Asthma is a disease of the airways that makes breathing difficult. It is characterized by inflammation of the air passages that result in a temporary narrowing of the airways that carry oxygen to the lungs leading to asthma symptoms.
Who Is At An Increased Risk Of Asthma?
Childhood asthma is more common in boys than in girls. Around age 20, the ratio of asthma between men and women is the same. At age 40, more females than males have adult asthma. Other risk factors include family history, history of allergies, smoking and obesity.
How Would You Know If You Have Asthma?
The common symptoms are shortness of breath, difficulty in breathing, wheezing, a dry, irritating and continual cough (especially at night/early in the morning, or with exercise or activity).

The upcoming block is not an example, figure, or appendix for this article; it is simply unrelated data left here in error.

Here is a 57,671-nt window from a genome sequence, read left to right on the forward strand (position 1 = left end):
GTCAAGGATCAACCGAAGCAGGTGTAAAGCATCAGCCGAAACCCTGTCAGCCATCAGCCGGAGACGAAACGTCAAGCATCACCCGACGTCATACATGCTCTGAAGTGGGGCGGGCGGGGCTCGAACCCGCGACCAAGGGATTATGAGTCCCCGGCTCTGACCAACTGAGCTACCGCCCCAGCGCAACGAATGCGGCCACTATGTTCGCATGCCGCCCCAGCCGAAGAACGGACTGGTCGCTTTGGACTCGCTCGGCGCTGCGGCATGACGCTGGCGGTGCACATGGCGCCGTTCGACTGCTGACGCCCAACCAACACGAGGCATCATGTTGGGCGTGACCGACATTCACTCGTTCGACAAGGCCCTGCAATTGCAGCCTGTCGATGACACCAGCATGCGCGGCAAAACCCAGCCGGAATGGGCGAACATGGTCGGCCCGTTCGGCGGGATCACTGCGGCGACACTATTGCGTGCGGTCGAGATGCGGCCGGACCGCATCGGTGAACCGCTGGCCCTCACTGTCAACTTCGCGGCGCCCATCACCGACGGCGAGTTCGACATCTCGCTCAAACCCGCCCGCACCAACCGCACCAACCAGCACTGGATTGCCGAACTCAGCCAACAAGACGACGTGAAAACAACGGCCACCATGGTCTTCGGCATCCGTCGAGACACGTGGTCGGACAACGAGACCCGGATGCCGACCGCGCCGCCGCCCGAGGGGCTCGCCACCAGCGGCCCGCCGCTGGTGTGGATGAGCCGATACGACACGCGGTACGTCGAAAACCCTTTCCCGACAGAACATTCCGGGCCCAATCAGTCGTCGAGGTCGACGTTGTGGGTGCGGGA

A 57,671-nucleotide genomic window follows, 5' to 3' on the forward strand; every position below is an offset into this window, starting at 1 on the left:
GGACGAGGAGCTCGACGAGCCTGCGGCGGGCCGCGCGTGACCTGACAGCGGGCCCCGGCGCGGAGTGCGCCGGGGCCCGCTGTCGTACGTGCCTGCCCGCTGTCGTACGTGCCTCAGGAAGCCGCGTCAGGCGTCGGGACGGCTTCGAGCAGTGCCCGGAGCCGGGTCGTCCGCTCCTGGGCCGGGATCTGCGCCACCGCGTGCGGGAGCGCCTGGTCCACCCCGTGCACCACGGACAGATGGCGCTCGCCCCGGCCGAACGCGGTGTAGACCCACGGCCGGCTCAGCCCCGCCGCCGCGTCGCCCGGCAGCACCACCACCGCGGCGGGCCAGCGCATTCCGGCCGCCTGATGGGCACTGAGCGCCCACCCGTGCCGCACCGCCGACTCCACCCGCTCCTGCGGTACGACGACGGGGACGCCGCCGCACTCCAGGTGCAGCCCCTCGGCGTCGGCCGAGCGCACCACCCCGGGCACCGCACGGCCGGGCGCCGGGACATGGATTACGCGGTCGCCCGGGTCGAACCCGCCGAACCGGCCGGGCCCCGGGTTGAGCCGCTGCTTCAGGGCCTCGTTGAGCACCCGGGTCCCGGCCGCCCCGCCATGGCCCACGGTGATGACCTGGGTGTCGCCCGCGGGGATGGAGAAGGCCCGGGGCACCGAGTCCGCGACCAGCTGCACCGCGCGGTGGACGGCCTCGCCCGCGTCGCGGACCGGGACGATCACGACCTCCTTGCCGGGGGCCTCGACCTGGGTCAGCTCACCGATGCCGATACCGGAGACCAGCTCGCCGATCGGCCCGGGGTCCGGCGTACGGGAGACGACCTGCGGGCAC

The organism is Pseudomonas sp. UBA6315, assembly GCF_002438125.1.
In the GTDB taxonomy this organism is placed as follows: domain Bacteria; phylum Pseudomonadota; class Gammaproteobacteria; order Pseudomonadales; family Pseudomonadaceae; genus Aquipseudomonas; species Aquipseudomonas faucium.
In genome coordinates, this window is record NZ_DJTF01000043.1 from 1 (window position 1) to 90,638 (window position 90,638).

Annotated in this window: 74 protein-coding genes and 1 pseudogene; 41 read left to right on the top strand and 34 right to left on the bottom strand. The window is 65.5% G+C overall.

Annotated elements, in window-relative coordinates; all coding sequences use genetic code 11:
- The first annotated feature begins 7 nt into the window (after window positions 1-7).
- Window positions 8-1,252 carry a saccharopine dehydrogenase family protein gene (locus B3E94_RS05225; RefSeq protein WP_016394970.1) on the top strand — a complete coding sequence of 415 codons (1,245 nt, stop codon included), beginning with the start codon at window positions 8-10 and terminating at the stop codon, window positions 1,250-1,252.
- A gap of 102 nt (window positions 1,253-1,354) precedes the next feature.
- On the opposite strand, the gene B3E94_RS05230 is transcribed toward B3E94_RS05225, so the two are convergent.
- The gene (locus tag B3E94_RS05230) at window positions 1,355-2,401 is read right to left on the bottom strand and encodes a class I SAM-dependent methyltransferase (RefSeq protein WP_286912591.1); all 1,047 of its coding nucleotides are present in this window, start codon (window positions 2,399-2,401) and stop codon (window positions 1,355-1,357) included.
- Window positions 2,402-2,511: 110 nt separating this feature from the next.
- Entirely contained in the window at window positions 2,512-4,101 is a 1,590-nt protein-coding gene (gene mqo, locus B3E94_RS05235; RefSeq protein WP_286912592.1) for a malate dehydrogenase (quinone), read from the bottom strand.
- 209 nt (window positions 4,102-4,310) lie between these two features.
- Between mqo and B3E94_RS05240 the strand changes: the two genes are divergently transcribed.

What Could Trigger An Asthmatic Attack?
Common triggers include dust, flowers, pets, smoke, cigarette smoking, vigorous exercise, anti-inflammatory drugs, extreme weather conditions, extreme emotions such as anxiety, anger, and fear.
How Is Asthma Diagnosed?
There is no single test for asthma. Diagnosis is made on the basis of medical history, family history, history of allergies, possible triggers, and lung function tests (like spirometry and peak flow monitoring)
How Can You Manage Asthma?
Management of Asthma involves a combined approach of:
-Long-term asthma control medications that can help to keep asthma under control on a day-to-day basis and minimize the chances of an asthma attack. These include steroids, beta agonists, theophylline and leukotriene modifiers.
-Quick relief medications that shall help to relieve rapid, short-term symptoms during an asthmatic attack.